Disputing nature in the Anthropocene: technology as friend and foe in the struggle to conserve wild Atlantic salmon (Salmo salar)
Hannah L. Harrison, Norwegian University of Life Sciences (NMBU), Faculty of Environmental Sciences and Nature Management (MINA), Norway;
University of Guelph, Department of Geography, Environment, and Geomatics, and the Arrell Food Institute, Guelph, Ontario, Canada
Janine Hauer, Humboldt-Universitšt zu Berlin, IRI THESys and the Department of Geography, Berlin, Germany
Jonas ō. Nielsen, Humboldt-Universitšt zu Berlin, IRI THESys and the Department of Geography, Berlin, Germany
ōystein Aas, Norwegian Institute for Nature Research (NINA), Lillehammer, Norway; Norwegian University of Life Sciences (NMBU), Faculty of Environmental Sciences and Nature Management (MINA), Norway
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The Anthropocene, simply put, is characterized by the recognition that natural processes are inextricably entwined with human influence. Against this backdrop, managing natural resources needs to be fundamentally rethought as balancing human-nature entanglements continues to challenges policymakers and conservation managers obligated toward politically and scientifically feasible measures. A closer look at wild Atlantic salmon management in Europe reveals dynamic shifts over the past two centuries, particularly with regard to how hatcheries are used as conservation tools. We use case studies on Norwegian and Welsh wild salmon cultivation practices to trace these shifts in conservation and management practices. We frame our analysis through a lens of shifting conceptualizations of naturalness and human-salmon relationships. Starting at the multinational level and then moving to ground-level cases, we show how naturalness is conceptualized by managers and hatchery stakeholders, and how those perceptions play into definitions of desired outcomes for wild salmon conservation as well as the strategies and technologies implemented to achieve these conservation goals. We highlight two paradoxes that are illuminated by the disputes and shifting perceptions surrounding salmon hatcheries. First, we show that hatcheries are no longer perceived as appropriate tools to increase wild salmon populations. Rather, hatchery technologies are being withdrawn, limited, or transformed, often resulting in local-level controversy. Paradoxically, these changes are, in themselves highly technical processes involving genomic testing and big data inventories. Second, despite the recognition of ever more complex human-nature entanglements, the practical outcomes for salmon conservation are oriented toward standardized testability and manageability and limiting certain human-salmon interactions, and although some technologies are instrumental, others are disregarded. As a result, those techno-social communities organized around hatchery technologies are at risk of being removed or otherwise excluded from their preferred conservation activities.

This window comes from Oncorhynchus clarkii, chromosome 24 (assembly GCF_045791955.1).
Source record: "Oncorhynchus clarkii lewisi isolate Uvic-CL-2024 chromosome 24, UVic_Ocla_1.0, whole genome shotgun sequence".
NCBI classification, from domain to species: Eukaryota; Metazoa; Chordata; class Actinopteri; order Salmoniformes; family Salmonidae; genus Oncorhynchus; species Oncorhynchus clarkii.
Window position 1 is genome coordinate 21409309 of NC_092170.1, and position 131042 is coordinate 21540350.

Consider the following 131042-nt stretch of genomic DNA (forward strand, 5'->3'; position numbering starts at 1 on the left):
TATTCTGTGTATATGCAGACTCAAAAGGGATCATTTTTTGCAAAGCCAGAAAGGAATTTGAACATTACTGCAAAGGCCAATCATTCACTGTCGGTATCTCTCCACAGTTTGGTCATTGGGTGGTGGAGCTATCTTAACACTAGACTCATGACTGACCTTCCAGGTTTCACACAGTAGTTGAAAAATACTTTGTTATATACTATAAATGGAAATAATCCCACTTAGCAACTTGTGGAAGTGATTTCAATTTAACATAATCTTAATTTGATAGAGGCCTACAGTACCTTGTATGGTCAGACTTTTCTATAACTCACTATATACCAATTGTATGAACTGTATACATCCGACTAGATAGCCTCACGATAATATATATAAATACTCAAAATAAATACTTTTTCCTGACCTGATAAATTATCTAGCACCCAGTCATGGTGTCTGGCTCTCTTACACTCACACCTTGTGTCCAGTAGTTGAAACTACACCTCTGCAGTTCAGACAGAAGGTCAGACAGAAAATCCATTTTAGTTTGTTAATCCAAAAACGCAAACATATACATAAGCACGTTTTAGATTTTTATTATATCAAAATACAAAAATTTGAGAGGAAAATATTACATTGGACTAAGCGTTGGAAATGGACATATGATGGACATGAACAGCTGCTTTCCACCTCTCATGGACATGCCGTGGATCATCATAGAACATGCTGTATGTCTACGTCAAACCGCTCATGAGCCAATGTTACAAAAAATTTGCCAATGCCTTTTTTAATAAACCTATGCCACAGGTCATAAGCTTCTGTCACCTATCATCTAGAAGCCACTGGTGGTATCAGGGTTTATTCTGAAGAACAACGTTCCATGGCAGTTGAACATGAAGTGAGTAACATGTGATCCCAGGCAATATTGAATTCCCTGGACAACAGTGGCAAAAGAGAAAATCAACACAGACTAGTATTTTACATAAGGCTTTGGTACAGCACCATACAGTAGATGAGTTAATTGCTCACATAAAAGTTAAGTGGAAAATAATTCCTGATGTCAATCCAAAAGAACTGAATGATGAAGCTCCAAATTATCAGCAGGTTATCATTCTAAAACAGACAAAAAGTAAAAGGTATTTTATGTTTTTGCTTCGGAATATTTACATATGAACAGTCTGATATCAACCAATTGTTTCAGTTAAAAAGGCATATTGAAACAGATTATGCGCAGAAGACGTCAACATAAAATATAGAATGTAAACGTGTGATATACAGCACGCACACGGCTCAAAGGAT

Atlantic salmon; conservation technologies; hatcheries; nature; Salmo salar; techno-social;
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